While the perks of hosting your wedding during prime weather in the U.S. are undeniable, so too are the pitfalls of honeymooning in Europe during prime vacation season. With families traveling across the Atlantic now that the kids out of school and Europeans everywhere taking their annual summertime holiday, a post-nuptial getaway to a dreamy destination like Italy or France can often be riddled with crowds, exorbitant prices, and less-than-private accommodations.
But fear not, as long as you take advantage of these tips and tricks, you'll find ways to curb any stresses and land the perfect locale for an affordable summer honeymoon in Europe.
Tips for Traveling to Europe in Summer:
Fly on the cheap.
Getting to Europe has never been easier thanks to low-cost airline carriers like Vueling (which serves most of Spain and the Mediterranean, as well as Northern Africa and Central Europe) and Norwegian Air, which flies from 13 major U.S. airports to all over Scandinavia and Europe. Their transatlantic flights are often aboard new Dreamliner aircrafts, meaning you have more space and next-gen technologies like ambient lighting to help you sleep soundly. (But note, pack your snacks in advance: The airline doesn't offer meals or scheduled service times, just an on-demand menu of drinks, snacks, and cold dishes that you can order through the seat's entertainment system.)
Get around by train.
Rather than bust your budget flying from one country (or Mediterranean isle) to another, consider an itinerary that can be linked up by train. Rail Europe offers a variety of passes covering one country, two neighboring countries, or multiple countries. If the distance is less than five hours, it's worth booking; otherwise, you might as well head back to the airport and get there faster.
Consider hotel alternatives.
During the height of summer, it's likely that that five-star luxury hotel you've had your eye on just jacked its prices up by 30 percent. (Such is the law of supply and demand!) Instead of splurging on an expensive room you can't afford, consider lodging alternatives like AirBnbs, farmsteads, cottages, campgrounds, villa rentals--even a room at a castle could be less expensive! Even better, you can always check out that amazing hotel or resort for dinner and drinks.
Take advantage of freebies.
Before you depart, check the website for the local tourist office, which oftentimes has discount passes for public transportation and sightseeing. Not to mention, many of Europe's top sites come at no cost to you. World-class museums like the Tate Modern and the British Museum in London are free, while Italy is filled with grandiose churches designed by the likes of Bernini--where you might also encounter centuries-old frescoes, stained glass, and sculptures by such names as Michelangelo (just don't forget to make a small donation as you enter, as a courtesy).
5 Affordable European Destinations:
1. Apulia, Italy
At the "heel" of Italy's boot lies this alternative to the expensive Amalfi Coast, frequented by sun-loving Italians but not quite as well-known among American tourists. In the UNESCO-protected town of Alberobello you'll find iconic architecture called trullo, or cylindrical whitewashed houses with cone-shaped roofs made of piled gray stones. Take in whole neighborhoods composed of these structures on a day trip or live like a local and rent one out through local operator Trullidea.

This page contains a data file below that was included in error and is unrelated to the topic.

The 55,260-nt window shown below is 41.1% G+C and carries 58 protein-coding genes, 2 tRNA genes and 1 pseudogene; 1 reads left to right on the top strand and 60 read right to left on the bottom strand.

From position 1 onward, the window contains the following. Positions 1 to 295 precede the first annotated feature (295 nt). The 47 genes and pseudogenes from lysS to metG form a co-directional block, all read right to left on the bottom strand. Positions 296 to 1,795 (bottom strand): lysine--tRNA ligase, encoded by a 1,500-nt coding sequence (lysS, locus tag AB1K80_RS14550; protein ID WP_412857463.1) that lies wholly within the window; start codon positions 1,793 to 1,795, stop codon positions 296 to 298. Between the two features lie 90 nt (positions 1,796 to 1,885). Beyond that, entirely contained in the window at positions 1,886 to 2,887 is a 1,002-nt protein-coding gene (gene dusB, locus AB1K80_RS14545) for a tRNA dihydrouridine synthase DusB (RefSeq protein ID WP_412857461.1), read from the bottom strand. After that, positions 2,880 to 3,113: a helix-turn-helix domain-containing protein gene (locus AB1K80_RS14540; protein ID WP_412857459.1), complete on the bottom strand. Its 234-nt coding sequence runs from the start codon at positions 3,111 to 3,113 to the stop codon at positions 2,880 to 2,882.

2. Comporta, Portugal
Often called the "Hamptons of Portugal," Comporta is a tiny beachfront village on Portugal's Troia peninsula, just an hour south of Lisbon. In recent years, high-profile names like Christian Louboutin and Philippe Starck have bought up vacation homes, turning this former rice-farming village into a discreet, luxury escape for the fashion set. Couples who prefer secluded getaways will love exploring the deserted beaches and tranquil towns. Design aficionados can pick up souvenirs at the tiny boutiques filled with bespoke home furnishings and hand-loomed kaftans. Foodies, meanwhile, will appreciate the barefoot beach shacks, serving delicious rice stews (made with razor clams, monkfish, and/or shrimp) and fresh caipirinhas.
3. Seville, Spain
The capital of Andalusia has less name-recognition than sister cities like Madrid and Barcelona, but the southern metropolis has the others beat in terms of local charm and North African influence. As you walk around and observe the Moorish architecture of the Real Alcázar de Sevilla and Giralda bell tower, you'll think you've transported to Marrakech. The city is also filled with inexpensive boutique hotels, helping pad your wallet for souvenir shopping at open-air markets and dinners at tapas bars. You'll have to stay up late (and likely eat a snack beforehand) to make your 10 p.m. reservation, but once you sit down at a sidewalk café, serving bite-size snacks -- sliced Jamón Ibérico, almond-stuffed olives, and ham croquettes -- you'll never feel more like locals.
4. Budapest, Hungary
This beautiful central European city is a design-savvy couple's dream: There's an eclectic mix of neoclassical, baroque, and art nouveau architecture. It's also easy to get a taste of Hungarian life without exhausting your credit card--the city has more than 1,500 restaurants and cafes. Try to avoid too much pre-planning; instead, stop at a few on a leisurely stroll from Buda, on the left (western) bank of the Danube, to Pest, on the right (eastern) bank.
5. The Cotswolds, United Kingdom
After a few days exploring London, head two hours outside the city, into the manicured hills of the Cotswolds. There, you'll find quaint country villages, rolling farmlands, chef-driven restaurants, and surprisingly chic boutiques.
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